The Authority is responsible for the establishment, institutionalization and coordination of structures for drought management.
Drought management is not a single-sector issue. It is a cross-cutting issue that requires collaborative action by a range of public and private sector agencies at different levels (national, county, and community). Kenya is fortunate in having an active and diverse group of actors working on drought management, including UN agencies, international, national and local NGOs, and research institutes.
The following coordination structures already exist at national, county, and community level:
The KFSM is an open forum with high-level representation by government, UN agencies, development partners and NGOs interested in food security and drought management. The KFSM facilitates information exchange and agrees actions to address emerging issues, referring these to the relevant government bodies or other actors for implementation.
The KFSSG is a technical sub-committee of the KFSM. It is a think-tank and advisory body for all stakeholders. Membership is limited to organisations with technical or administrative capability. KFSSG meets monthly.
These are the equivalent of the KFSM at county level and include representatives from relevant line ministries and agencies. There is currently a DSG in each of the 23 counties previously covered by the ALRMP. The meetings are held frequently, as need arises, and are chaired by the District Commissioner. The NDMA’s Drought Management Officer provides the Secretariat.
These have been established in some counties previously covered by the ALRMP.
The Authority coordinates the preparation of contingency action plans and the implementation of drought mitigation and relief activities.
The major lesson of drought management in Kenya and elsewhere is that early warning systems are of little benefit unless there is also the capability and will for early reaction. Specific activities must be carried out in response to early warning information at different stages of the drought cycle which, in combination with preparations made by communities, can significantly reduce the impact of drought.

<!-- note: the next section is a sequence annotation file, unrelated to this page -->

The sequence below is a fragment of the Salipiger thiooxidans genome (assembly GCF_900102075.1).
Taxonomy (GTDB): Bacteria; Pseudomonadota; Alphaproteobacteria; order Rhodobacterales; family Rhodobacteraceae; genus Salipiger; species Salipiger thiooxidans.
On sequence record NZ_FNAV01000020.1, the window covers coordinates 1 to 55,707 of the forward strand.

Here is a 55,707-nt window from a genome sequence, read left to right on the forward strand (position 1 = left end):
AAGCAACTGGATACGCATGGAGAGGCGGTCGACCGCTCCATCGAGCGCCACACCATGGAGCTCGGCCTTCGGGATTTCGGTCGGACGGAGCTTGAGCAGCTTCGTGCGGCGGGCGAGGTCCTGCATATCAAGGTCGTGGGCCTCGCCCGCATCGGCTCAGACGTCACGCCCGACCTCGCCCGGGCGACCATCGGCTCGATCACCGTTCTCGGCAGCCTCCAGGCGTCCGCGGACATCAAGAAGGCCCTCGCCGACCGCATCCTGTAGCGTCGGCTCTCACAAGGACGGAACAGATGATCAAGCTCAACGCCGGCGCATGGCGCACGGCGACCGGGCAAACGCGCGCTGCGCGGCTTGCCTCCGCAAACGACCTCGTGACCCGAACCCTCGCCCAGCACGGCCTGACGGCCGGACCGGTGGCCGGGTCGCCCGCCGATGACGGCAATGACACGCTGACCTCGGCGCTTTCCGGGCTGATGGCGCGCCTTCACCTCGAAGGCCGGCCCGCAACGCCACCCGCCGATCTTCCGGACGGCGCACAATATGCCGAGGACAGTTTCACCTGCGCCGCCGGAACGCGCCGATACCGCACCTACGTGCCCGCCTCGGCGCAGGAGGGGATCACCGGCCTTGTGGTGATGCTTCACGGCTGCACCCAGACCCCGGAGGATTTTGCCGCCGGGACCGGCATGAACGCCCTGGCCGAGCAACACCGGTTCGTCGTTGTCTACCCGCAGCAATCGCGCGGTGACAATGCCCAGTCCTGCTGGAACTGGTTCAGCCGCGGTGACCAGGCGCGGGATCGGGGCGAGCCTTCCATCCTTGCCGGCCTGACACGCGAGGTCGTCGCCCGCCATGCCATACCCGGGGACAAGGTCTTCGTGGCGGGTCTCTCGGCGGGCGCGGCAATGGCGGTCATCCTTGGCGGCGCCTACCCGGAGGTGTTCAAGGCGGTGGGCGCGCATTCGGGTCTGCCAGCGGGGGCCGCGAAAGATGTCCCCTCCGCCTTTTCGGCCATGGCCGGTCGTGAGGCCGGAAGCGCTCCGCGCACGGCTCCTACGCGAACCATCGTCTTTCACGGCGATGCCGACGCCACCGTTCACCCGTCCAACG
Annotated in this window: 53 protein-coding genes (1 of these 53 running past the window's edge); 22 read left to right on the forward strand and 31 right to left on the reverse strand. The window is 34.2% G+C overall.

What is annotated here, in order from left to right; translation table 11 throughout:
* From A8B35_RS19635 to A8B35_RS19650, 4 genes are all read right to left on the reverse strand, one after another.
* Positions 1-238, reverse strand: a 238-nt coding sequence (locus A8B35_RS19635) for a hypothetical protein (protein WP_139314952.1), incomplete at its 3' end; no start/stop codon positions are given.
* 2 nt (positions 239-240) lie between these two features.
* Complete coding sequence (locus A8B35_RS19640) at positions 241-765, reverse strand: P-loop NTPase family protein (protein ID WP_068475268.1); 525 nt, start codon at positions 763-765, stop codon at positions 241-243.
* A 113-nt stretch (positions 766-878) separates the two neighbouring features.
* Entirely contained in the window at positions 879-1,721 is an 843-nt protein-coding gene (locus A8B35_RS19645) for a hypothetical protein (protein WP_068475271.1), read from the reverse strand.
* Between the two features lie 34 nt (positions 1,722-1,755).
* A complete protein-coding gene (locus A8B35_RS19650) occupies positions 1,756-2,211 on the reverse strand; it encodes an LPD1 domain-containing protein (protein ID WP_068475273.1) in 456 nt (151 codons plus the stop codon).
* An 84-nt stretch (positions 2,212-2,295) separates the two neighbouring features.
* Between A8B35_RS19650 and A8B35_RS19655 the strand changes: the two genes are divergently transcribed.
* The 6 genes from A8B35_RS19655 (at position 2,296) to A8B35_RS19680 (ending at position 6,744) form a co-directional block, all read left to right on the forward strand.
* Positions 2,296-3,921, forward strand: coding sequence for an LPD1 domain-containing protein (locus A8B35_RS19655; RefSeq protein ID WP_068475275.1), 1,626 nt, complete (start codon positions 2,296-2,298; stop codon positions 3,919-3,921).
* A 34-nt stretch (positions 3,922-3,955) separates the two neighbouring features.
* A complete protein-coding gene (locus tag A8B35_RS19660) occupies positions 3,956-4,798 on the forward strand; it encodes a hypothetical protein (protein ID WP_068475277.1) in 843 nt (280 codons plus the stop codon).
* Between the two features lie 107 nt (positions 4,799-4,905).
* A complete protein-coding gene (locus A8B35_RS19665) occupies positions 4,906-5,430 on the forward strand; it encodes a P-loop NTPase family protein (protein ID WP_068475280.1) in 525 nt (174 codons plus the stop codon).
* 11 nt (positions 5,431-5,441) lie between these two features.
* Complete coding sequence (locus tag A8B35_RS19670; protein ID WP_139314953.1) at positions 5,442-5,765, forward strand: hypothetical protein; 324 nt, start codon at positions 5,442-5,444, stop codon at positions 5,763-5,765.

The effectiveness in drought management and climate change adaptation activities depends on its use of accurate and timely information, and analysis of those data to inform action.
The Authority coordinates the preparation of risk reduction plans, undertakes risk reduction awareness and education, and coordinates the implementation of risk reduction activities.
The Government recognises that the key to effective drought management is to reduce risk and build resilience by investing in sustainable development in drought-prone areas and by mainstreaming risk reduction into processes of development planning and resource allocation.
Inform the development of sector policies and strategies that will strengthen drought resilience, and help relevant sectors identify and implement appropriate risk reduction and resilience-building activities through training or the provision of sectoral guidelines. Monitor the implementation of sector policies, strategies and financing in terms of their contribution to resilience-building.
The Authority generates, consolidates and disseminates drought management and climate change adaptation information, and operates an efficient drought early warning system.
Kenya has a unique resource in its early warning data. The historical record goes back to 1986 (for Turkana), and for other arid counties to the early 1990s. Early warning information should be accessible to all stakeholders, including national and county governments, development partners, civil society, and communities themselves.
Hon. Agnes M. Ndetei
Mwanamaka A. Mabruki, Principal Secretary, State Department of Devolution
Mr. Kamau Thugge, Principal Secretary, The National Treasury
Ms. Emily Kithira Mworia
Mr. Rashid Kassim Amin
Mr. James O. Oduor
1. Technical Services
The Technical services Department is composed of three (3) divisions namely:-
A. Drought Information:
B. Drought Resilience
C. Drought Contingency Planning and response
2. Support Services
This department has five (5) divisions namely:
3. Resource Mobilization and Advocacy
4. Policy, Planning and Research
To be a world-class authority in drought management and climate change adaptation for sustainable livelihoods
To provide leadership and coordination of Kenya’s effort in the management of drought risks and enhancing adaptation to climate change